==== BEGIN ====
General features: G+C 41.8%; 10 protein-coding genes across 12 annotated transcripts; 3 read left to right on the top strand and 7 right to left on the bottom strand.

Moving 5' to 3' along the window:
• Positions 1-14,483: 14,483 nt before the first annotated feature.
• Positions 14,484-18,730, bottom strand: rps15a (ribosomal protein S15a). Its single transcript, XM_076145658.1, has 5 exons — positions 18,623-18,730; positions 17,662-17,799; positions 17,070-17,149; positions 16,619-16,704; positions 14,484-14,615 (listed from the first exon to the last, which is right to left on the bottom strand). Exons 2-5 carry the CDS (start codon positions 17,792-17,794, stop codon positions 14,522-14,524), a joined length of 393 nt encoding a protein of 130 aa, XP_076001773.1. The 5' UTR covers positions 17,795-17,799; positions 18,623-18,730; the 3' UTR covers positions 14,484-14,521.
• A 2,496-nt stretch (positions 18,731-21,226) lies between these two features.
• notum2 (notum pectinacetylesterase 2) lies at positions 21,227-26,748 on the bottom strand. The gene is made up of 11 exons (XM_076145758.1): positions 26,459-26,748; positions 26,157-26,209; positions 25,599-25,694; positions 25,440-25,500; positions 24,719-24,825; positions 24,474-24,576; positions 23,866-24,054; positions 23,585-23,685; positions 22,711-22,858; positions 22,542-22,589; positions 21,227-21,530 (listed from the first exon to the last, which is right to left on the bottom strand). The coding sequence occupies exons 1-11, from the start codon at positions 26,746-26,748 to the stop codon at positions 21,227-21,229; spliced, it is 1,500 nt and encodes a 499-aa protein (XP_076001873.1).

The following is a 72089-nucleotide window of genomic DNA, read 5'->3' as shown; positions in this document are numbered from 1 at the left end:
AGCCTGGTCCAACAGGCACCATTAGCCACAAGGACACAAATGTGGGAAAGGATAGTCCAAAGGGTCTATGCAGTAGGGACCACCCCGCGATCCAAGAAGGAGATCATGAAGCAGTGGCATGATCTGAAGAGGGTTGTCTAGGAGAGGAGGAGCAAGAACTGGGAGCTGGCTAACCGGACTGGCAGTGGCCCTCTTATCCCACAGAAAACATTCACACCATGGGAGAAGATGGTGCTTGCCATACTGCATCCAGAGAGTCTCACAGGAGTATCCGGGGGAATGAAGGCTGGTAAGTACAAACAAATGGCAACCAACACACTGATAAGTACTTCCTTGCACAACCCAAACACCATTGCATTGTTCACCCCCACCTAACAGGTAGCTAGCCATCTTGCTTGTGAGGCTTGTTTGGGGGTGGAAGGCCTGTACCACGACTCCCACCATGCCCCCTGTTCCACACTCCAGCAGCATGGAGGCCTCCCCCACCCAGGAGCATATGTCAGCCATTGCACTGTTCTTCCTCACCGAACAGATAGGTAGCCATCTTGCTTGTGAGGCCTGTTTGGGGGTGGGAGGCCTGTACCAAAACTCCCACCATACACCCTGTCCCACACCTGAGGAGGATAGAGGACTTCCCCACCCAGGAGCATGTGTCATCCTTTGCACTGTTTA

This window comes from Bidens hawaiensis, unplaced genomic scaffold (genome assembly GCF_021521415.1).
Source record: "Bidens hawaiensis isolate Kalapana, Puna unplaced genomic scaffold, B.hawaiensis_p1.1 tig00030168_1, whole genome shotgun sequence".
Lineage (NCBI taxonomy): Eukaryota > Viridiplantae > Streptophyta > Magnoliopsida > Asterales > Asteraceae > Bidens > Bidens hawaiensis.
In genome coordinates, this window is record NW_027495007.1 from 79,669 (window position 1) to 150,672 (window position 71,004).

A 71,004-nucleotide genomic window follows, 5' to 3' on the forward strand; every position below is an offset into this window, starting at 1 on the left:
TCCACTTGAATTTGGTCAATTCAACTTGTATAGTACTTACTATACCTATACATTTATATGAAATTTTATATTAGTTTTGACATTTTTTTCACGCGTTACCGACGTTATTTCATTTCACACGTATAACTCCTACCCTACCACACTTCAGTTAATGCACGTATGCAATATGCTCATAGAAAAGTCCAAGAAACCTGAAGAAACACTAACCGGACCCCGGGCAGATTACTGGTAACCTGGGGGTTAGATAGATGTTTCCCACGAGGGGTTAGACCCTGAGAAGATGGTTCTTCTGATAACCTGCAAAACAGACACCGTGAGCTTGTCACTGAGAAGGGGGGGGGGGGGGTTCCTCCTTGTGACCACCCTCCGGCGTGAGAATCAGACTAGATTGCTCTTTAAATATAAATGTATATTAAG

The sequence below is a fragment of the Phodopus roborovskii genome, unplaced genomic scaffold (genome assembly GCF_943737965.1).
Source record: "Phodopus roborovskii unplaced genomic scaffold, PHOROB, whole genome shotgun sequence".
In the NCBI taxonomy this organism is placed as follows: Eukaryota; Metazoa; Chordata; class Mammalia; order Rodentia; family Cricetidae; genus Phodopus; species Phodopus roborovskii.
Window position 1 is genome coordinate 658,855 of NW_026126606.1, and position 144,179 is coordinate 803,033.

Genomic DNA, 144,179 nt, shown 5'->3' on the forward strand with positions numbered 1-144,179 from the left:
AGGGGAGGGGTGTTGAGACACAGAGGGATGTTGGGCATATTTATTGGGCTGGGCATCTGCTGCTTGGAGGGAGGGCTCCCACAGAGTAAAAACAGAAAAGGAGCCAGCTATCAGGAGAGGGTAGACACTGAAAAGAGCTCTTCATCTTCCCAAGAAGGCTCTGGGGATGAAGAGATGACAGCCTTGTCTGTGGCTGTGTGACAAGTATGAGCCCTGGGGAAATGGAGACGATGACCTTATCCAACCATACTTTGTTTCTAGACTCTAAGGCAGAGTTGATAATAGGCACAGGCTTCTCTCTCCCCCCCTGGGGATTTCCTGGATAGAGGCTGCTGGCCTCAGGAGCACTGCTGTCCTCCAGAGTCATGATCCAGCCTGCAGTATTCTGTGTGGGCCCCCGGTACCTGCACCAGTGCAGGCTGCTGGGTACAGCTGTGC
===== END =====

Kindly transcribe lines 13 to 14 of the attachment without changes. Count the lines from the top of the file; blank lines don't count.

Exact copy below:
A 71,004-nucleotide genomic window follows, 5' to 3' on the forward strand; every position below is an offset into this window, starting at 1 on the left:
TCCACTTGAATTTGGTCAATTCAACTTGTATAGTACTTACTATACCTATACATTTATATGAAATTTTATATTAGTTTTGACATTTTTTTCACGCGTTACCGACGTTATTTCATTTCACACGTATAACTCCTACCCTACCACACTTCAGTTAATGCACGTATGCAATATGCTCATAGAAAAGTCCAAGAAACCTGAAGAAACACTAACCGGACCCCGGGCAGATTACTGGTAACCTGGGGGTTAGATAGATGTTTCCCACGAGGGGTTAGACCCTGAGAAGATGGTTCTTCTGATAACCTGCAAAACAGACACCGTGAGCTTGTCACTGAGAAGGGGGGGGGGGGGGTTCCTCCTTGTGACCACCCTCCGGCGTGAGAATCAGACTAGATTGCTCTTTAAATATAAATGTATATTAAG